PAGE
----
While the genocide of Africa may seem a world away to us here in Utah, SLC Film Center programmer Rebecca Burton has gone to great lengths to bring thought-provoking films to Salt Lake City that showcase the humanity and courage of people in desperate situations. The films have considered such topics as the slaughter in Darfur and the legacy of Rwandan genocide. The events are not just screenings, either, having hosted panel discussions with guests such as writer Terry Tempest Williams and even filmmakers from war-torn Burundi. The New Faces of Africa film series shows that the solutions to these seemingly impossible crises can be close to home—and finding their solutions begins with educating ourselves.
Salt Lake Film Center, 210 E. 400 South, Salt Lake City, 801-746-7000,

Trails & Trails II
The better-known Trails Gentleman’s Club is the long-standing original 300 West location, but let’s take a moment and praise the simplicity of Trails II on State Street: One room, one stage, no cover, same lineup (just fewer) of Trails’ heralded dancers—it’s more intimate, which is never a bad thing. For hot girls and a cold beer (Trails II is a tavern, FYI) after work, the satellite club is a seductive option.
Trails, 921 S. 300 West, 801-363-2871; Trails II, 3055 S. State, 801-484-4846, Salt Lake City,
2. Southern Xposure
3. American Bush

Huka Bar & Grill
If you can’t meet someone here, you’re just not trying—or you’re homely, in which case you have no business being in Murray’s infamously sexy Huka Bar & Grill anyway. Since the club is packed practically every night of the week, sheer numbers are on your side, merging the old fish-in-a-barrel/fish-in-the-sea analogies with the sweet, pervasive aroma of hookahs and quesadillas. Get in and get it on, already.
151 E. 6100 South, Murray, 801-281-4852,
2. Habits
3. Green Street

The Trapp
Still Salt Lake City’s gay bar par excellence, Joe Redburn’s club remains the place where, sooner or later, everybody shows up. It’s two bars back and front, with a newly renovated dance floor in between and a spacious outdoor patio out back. As for hook-ups, there’s plenty of room to find yourself a little something-something, although we must say the odds are in your favor if you’ve got outdoor plumbing (perhaps City Weekly should split this category next year?). Still, we’ve witnessed many diverse kinds of love connections transpire there over the years—and, now that the dance club/music venue next door has gone officially “straight,” it’s hard to calculate the number of steamy permutations and combinations that might ensue.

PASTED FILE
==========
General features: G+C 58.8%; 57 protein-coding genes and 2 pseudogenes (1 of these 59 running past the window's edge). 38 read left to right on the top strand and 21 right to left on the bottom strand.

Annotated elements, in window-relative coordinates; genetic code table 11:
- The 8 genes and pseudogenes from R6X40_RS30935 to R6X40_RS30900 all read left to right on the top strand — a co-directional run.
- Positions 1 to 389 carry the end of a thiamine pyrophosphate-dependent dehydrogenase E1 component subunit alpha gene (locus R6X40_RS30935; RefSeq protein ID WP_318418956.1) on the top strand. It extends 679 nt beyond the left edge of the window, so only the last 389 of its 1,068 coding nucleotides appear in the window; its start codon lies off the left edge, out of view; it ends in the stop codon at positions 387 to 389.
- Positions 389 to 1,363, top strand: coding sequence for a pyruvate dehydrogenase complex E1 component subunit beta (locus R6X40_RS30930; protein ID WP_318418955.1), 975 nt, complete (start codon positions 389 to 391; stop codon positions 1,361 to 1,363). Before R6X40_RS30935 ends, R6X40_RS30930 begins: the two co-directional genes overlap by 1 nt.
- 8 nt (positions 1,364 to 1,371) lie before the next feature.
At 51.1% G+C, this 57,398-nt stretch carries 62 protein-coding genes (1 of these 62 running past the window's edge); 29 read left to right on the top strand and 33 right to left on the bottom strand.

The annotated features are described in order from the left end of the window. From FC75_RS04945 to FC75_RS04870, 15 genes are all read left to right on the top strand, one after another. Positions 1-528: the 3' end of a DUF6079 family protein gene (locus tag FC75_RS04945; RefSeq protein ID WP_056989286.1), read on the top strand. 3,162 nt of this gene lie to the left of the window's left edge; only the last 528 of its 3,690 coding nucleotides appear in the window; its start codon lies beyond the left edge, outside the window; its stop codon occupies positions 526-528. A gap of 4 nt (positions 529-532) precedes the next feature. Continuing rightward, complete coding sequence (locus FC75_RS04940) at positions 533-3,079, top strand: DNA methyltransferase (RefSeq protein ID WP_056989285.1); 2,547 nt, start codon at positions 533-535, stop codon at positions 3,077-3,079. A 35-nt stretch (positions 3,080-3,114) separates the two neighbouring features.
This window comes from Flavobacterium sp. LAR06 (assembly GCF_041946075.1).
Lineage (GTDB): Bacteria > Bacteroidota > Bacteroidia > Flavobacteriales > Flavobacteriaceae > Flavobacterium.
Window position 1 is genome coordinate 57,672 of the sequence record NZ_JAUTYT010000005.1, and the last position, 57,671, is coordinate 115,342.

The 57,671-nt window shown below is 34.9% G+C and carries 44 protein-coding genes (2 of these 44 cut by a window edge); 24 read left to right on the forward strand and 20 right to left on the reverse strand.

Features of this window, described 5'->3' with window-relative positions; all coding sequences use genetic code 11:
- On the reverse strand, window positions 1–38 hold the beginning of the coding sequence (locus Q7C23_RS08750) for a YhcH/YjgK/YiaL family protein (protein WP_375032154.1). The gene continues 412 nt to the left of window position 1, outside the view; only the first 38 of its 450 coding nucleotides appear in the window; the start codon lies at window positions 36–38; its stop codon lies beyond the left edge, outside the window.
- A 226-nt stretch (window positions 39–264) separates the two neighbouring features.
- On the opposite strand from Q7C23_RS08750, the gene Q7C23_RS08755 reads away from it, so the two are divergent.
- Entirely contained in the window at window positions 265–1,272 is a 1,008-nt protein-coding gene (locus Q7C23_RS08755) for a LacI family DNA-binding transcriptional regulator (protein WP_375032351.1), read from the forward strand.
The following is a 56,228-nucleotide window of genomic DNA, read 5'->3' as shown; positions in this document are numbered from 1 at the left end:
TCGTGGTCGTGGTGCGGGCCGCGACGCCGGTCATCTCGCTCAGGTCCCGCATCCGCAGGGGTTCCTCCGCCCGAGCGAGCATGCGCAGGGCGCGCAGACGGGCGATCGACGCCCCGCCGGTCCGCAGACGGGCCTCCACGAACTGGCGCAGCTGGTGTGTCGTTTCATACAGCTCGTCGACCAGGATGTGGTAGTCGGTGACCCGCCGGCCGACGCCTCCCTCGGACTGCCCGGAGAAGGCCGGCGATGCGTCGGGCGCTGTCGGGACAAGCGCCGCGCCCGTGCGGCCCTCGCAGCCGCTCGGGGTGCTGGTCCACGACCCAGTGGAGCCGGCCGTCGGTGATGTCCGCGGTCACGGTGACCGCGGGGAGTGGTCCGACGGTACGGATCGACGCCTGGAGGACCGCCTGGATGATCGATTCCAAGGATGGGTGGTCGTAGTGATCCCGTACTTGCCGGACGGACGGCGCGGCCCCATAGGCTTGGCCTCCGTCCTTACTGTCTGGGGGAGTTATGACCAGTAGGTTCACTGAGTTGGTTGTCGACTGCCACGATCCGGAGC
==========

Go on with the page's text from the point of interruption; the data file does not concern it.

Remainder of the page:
102 S. 600 West, Salt Lake City, 801-531-8727
2. Babylon @ Bliss
3. The Paper Moon

Maggie McGee’s

All you downtown scenesters better take a walk on the wild ... er, mild side. Here, in a strip mall in the ’burbs, is an unpretentious joint that bills itself as a sports and karaoke club. It’s really a neighborhood bar that attracts sporty crooners, seven nights a week. The place fills up with a fair number of groovy mulletheads belting out ballads from the ’80s and ’90s. It’s not intimidating, and sometimes patrons even sing the chorus parts for you. It’s lively and congenial—a great place to shoot pool, eat pub food and yak with your friends. There must be a song about that, right?
6253 S. Highland Drive, Cottonwood Heights, 801-273-9899


As if we needed more incentive to hang at Brewvies—Salt Lake City’s favorite cinema pub goes above and beyond on Mondays with free late-night screenings of classic movies plus wild-and-crazy specials on select appetizers. So, while the economy might be tanking, for one night a week you can afford to toss back a pitcher, feed the beast and enjoy a cult film such as Fast Times at Ridgemont High or Strange Brew. Rick Moranis never looked so good.
677 S. 200 West, Salt Lake City, 801-355-5500,